Tick Tock

| posted on January 03, 2012

Unfortunately, jumping in the water takes us down a notch in the food chain.

Rob Gilley

Previously in denial about his photographic past, Rob Gilley now rummages through his trove of mediocrity.

The conversation went something like this:

“I thought you guys went to Tabletops.”

“We did, but we saw a huge shark out there, so we decided to paddle out here.”


“Yeah, we saw a giant fin and turned around.”

My brain had a little trouble working for a minute. I waited for the guy to crack a smile, or laugh, but he looked completely serious. As he related this story to his friend in a matter-of-fact tone, I sat there flummoxed. Dumbfounded. At a loss.

Adding to the weirdness of the whole situation, this guy was apparently surfing with his son and his son’s friends, and now we were all sitting there on the inside at Seaside, only 500 yards or so from where they had just seen the mega-shark.

Normally I would have written this episode off as another mistaken dolphin, but there were a few mitigating factors: 1) This guy was obviously a seasoned California surfer and had seen plenty of dolphins in his life, 2) Two multiple-witness large white shark sightings had been reported in this area in the last few weeks, and 3) We were now within a stone’s throw of the only Southern California shark fatality in recent history. Just to our left, Dr. David Martin had been attacked and killed by an estimated 17-foot long great white shark just three years prior.

As I came to the conclusion that this guy was probably telling the truth, I had an even weirder realization: I wasn’t moving. I wasn’t paddling towards shore. I wasn’t even saying anything to my daughter to warn her. I was just sitting there.

And then I realized why: The surf was going off.

Apparently my addiction to good surf supersedes my shitless fear of man-eating sharks.

And this thought scared me to the core.

In an instant, I had decided that even if this guy was telling the truth, I wasn’t in significant danger. After all, we were inside the surf zone riding a relatively shallow reform tucked inside of some kelp beds. Big sharks don’t like shallow water, right? Also, there were plenty of other surfers out. There’s safety in numbers, right?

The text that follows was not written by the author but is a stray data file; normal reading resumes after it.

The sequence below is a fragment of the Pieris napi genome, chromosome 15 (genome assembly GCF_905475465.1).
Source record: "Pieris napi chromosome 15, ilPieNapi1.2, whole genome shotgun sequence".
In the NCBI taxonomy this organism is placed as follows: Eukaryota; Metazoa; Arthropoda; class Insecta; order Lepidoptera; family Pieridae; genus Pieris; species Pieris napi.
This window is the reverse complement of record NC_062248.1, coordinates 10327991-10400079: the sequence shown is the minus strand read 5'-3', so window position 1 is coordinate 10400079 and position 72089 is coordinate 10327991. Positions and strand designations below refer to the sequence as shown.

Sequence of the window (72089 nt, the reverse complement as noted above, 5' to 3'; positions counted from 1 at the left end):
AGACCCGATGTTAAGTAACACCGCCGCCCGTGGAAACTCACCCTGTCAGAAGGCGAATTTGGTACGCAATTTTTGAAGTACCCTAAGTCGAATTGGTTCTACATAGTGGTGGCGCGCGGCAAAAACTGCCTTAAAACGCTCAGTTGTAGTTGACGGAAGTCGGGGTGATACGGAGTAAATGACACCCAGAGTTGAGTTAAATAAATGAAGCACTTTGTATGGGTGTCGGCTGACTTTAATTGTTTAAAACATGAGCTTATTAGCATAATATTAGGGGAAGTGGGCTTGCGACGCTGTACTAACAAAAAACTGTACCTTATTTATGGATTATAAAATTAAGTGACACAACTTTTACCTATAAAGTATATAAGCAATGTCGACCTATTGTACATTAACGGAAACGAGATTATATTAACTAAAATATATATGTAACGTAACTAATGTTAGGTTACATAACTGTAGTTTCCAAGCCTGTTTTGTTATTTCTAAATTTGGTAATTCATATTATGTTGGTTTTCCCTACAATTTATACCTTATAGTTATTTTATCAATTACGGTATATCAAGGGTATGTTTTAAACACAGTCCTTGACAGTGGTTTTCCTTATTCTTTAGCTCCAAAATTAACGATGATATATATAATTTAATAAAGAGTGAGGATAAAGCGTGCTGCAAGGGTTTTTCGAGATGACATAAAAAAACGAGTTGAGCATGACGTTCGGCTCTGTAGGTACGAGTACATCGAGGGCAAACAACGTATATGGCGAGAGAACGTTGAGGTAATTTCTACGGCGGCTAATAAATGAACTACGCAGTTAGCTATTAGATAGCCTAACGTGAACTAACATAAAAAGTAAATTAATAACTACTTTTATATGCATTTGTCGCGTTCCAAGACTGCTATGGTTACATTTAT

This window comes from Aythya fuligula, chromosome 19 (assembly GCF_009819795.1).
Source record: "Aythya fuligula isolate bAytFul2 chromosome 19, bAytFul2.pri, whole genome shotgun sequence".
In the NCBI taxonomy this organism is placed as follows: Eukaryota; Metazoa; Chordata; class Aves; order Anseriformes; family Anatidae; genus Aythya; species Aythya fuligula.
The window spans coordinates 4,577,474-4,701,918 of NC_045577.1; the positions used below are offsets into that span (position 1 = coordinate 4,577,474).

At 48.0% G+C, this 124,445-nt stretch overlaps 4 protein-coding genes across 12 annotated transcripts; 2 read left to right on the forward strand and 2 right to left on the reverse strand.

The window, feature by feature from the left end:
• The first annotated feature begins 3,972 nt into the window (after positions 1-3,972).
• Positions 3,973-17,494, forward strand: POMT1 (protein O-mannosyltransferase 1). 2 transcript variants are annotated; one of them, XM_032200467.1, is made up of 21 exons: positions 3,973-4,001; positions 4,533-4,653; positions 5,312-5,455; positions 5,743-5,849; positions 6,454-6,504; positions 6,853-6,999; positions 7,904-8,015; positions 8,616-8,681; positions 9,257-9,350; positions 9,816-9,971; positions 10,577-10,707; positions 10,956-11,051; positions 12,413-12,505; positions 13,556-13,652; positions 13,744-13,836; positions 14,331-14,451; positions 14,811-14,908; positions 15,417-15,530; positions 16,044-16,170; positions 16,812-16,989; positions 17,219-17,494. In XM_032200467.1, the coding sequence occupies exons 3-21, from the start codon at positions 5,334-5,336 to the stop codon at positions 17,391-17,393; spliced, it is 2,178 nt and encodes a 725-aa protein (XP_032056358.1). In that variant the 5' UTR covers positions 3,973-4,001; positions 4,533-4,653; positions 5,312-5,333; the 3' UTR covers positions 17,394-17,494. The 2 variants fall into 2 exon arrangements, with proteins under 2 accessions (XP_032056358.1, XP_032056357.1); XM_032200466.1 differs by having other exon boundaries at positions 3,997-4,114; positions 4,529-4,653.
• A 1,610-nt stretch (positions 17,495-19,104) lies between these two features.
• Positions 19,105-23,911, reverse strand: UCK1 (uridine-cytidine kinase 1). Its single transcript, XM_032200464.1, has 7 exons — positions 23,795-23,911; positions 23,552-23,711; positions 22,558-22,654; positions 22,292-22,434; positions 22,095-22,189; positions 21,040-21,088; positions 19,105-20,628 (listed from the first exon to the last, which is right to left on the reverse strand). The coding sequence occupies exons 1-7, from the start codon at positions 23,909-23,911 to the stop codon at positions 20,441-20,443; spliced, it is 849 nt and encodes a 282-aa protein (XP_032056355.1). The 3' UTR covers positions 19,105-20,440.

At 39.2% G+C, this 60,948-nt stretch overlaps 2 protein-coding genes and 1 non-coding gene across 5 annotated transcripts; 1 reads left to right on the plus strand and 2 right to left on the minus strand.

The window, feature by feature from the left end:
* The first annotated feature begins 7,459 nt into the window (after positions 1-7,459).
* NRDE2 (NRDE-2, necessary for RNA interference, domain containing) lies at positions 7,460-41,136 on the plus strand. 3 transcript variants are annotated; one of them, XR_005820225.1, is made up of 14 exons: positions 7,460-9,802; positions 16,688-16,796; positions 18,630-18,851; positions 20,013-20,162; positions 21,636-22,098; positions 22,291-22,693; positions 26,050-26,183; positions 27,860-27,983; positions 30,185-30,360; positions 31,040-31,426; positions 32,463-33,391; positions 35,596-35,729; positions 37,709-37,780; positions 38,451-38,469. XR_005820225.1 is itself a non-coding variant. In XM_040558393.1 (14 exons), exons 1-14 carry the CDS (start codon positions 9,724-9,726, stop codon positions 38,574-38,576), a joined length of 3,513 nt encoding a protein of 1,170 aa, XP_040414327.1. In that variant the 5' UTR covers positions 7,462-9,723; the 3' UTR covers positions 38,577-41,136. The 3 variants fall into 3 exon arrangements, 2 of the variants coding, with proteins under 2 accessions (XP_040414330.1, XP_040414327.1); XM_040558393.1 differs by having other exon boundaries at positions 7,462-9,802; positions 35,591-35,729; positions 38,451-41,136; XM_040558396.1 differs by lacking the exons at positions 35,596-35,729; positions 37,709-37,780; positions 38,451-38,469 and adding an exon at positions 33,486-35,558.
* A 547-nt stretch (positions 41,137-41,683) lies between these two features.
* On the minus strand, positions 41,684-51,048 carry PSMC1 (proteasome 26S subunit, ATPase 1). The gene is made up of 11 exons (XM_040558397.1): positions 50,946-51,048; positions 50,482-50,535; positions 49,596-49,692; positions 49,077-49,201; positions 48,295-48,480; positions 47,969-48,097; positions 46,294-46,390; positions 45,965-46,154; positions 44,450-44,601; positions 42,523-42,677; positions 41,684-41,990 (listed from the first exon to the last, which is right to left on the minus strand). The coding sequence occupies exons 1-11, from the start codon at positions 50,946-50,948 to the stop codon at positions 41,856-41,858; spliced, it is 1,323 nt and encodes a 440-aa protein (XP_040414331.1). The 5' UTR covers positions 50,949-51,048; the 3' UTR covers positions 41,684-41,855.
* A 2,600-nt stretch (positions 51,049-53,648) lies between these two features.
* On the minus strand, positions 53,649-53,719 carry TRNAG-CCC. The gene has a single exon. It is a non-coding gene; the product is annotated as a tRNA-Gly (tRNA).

You know your addiction is pretty bad when your denial involves becoming part of a food chain.

My denial has roots in experience, though. I have been surfing and shooting Southern California surf spots on a near-everyday basis for 32 years and have seen exactly one shark, and it was a skinny, puny six-footer. A min pin.

And, as far as I can determine, not one surfer has ever been attacked south of Point Conception by a shark of any significance (The late Dr. Martin had been swimming.)


On the other hand, it can’t be denied that the odds of an impending attack on a surfer seem to be growing exponentially with time. The amount of fairly recent near-shore great white sightings in Southern California is off the charts. From Malibu to San Onofre to La Jolla, surfers, fishermen, boaters, and stand-up paddlers are reporting seeing these mini-van-sized carnivores everywhere.

An attack—or attacks—seems like a matter of when, not if.

And a conversation I happened to have with the owner of a swordfish spotter plane didn’t help either. She relayed to me that the amount of white sharks the pilots were now seeing in the Santa Barbara Channel was, “getting ridiculous.”


So it seems that this is our new reality. We now have to constantly be on the lookout for large triangular dorsal fins with a tracing trailer. Always be suspicious of unusual occurrences of water displacement. Paddle in when we bleed. Try our best not to look like a seal.

And, to be honest, with my rippingest years well behind me, I would be stoically resigned to carry on and live and surf with this new reality, but now my kids are using and loving the ocean, which leaves me kinda pissed. I mean, why now? That was one of the best things about being a Southern California surfer: You didn’t have to worry about becoming a human Scooby Snack.

If an attack does occur, I’m sure there will be a call from some people to “cull” the great white population, and to be honest, I wouldn’t object. I love nature and animals and I think they should be protected, but I’m willing to make an exception when it comes to mosquitoes and things that can eat you while you’re surfing.

For reasons mostly related to the American legal system, I’m pretty sure that this potential cull would never happen, which is why I would like to suggest that we go on the offensive now and start offering a bounty for every successful, video-documented big shark GPS tagging. Then we could get some scientist or oceanographer-type to set up a monitoring system where surfers and lifeguard towers with sirens could be alerted when a big shark is getting close to shore. This is something they’re already doing in Australia, actually.

Surfers who live in Northern California will probably laugh at my shark paranoia because it’s something that they have had to deal with and accept for their entire surfing lives. But this is a new reality for us Southers, and I gotta tell ya, it’s a little unsettling.

To me, surfing is gold at the end of a rainbow: a life of almost unimaginable joy. Every time I surf I feel like a kid again, like I used to feel when I was riding my bike to my friend’s house and I knew we were gonna watch cartoons and build forts and throw rocks and play touch football and blow stuff up and eat candy and not care about anything. For me, surfing is a pathway to regaining youth, an E-ticket to Neverland.

But like Neverland’s Tick Tock, the hungry sharp-toothed clock-adorned crocodile in Peter Pan, Southern California surfing now has an underlying threat. A source of fear. A dramatic element.

Up until now, surfing with big sharks has been such a distant reality, such an exercise in the abstract, that it verged on fictional—almost cartoonish.